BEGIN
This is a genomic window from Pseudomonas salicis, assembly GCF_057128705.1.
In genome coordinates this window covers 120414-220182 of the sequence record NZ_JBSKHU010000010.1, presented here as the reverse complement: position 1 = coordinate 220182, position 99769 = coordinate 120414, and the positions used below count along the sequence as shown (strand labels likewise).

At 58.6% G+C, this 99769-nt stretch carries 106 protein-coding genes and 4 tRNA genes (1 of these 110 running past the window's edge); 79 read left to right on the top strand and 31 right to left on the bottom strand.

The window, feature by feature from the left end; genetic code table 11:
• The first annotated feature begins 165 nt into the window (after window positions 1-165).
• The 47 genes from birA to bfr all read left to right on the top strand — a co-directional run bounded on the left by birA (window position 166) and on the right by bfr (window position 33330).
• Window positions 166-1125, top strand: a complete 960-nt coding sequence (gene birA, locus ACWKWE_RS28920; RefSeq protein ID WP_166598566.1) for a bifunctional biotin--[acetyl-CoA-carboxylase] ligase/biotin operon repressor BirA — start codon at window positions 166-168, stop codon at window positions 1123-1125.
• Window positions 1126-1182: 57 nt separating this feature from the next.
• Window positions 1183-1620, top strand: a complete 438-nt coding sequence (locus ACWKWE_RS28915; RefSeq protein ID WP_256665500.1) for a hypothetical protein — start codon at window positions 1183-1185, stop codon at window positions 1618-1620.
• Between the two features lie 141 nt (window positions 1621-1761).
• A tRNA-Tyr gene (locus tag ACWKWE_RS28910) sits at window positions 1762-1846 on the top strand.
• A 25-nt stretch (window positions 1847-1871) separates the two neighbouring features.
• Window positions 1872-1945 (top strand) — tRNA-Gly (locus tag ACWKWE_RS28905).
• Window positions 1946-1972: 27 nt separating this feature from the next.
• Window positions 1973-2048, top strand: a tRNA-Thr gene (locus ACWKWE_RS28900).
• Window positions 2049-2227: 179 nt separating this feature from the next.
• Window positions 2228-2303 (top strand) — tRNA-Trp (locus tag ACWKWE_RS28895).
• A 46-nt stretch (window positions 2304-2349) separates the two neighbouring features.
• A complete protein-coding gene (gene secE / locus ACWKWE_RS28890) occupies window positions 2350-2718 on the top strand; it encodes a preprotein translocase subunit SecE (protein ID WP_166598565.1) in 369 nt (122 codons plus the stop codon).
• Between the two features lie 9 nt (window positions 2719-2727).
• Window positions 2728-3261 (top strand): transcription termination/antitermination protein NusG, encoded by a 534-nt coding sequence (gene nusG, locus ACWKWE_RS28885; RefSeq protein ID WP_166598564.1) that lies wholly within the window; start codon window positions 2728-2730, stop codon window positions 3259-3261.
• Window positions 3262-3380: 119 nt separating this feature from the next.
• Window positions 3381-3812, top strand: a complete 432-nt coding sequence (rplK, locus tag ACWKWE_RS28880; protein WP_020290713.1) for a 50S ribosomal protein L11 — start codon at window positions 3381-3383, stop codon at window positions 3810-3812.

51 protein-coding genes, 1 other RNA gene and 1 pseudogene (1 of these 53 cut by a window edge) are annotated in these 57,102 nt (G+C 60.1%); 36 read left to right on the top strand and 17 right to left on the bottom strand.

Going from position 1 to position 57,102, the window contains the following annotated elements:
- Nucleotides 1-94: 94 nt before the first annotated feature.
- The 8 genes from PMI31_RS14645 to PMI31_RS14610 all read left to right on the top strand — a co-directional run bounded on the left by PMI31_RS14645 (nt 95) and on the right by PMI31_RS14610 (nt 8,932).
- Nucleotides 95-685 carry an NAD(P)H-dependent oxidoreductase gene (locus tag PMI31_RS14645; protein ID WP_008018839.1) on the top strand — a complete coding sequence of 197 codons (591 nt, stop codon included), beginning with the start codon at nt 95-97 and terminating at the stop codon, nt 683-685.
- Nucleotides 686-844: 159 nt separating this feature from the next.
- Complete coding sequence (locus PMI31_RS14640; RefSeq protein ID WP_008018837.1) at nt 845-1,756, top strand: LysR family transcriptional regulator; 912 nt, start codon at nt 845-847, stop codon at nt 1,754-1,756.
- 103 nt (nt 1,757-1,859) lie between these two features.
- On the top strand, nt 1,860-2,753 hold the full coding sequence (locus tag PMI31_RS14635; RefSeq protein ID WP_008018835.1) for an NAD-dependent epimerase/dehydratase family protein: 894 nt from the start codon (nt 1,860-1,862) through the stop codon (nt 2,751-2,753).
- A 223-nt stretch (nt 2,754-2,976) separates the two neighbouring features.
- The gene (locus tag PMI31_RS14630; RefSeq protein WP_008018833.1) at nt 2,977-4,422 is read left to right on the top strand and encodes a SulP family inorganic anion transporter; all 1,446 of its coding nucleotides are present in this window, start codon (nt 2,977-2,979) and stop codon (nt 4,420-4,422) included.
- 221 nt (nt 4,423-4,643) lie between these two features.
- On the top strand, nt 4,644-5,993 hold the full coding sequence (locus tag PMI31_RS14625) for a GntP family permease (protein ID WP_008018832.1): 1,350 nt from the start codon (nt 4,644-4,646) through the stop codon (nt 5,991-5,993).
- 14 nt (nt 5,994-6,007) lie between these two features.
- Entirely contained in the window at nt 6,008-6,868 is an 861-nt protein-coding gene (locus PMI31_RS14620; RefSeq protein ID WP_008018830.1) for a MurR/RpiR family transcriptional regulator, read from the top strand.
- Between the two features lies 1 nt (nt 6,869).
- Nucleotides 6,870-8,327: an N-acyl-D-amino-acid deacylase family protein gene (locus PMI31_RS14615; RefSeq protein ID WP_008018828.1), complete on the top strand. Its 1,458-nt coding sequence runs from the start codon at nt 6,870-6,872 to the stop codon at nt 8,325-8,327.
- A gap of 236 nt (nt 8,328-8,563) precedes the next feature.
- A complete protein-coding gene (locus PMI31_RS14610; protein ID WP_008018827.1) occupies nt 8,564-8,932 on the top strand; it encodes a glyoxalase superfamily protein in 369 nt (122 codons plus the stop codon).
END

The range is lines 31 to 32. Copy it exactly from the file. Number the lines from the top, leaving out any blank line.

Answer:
- 103 nt (nt 1,757-1,859) lie between these two features.
- On the top strand, nt 1,860-2,753 hold the full coding sequence (locus tag PMI31_RS14635; RefSeq protein ID WP_008018835.1) for an NAD-dependent epimerase/dehydratase family protein: 894 nt from the start codon (nt 1,860-1,862) through the stop codon (nt 2,751-2,753).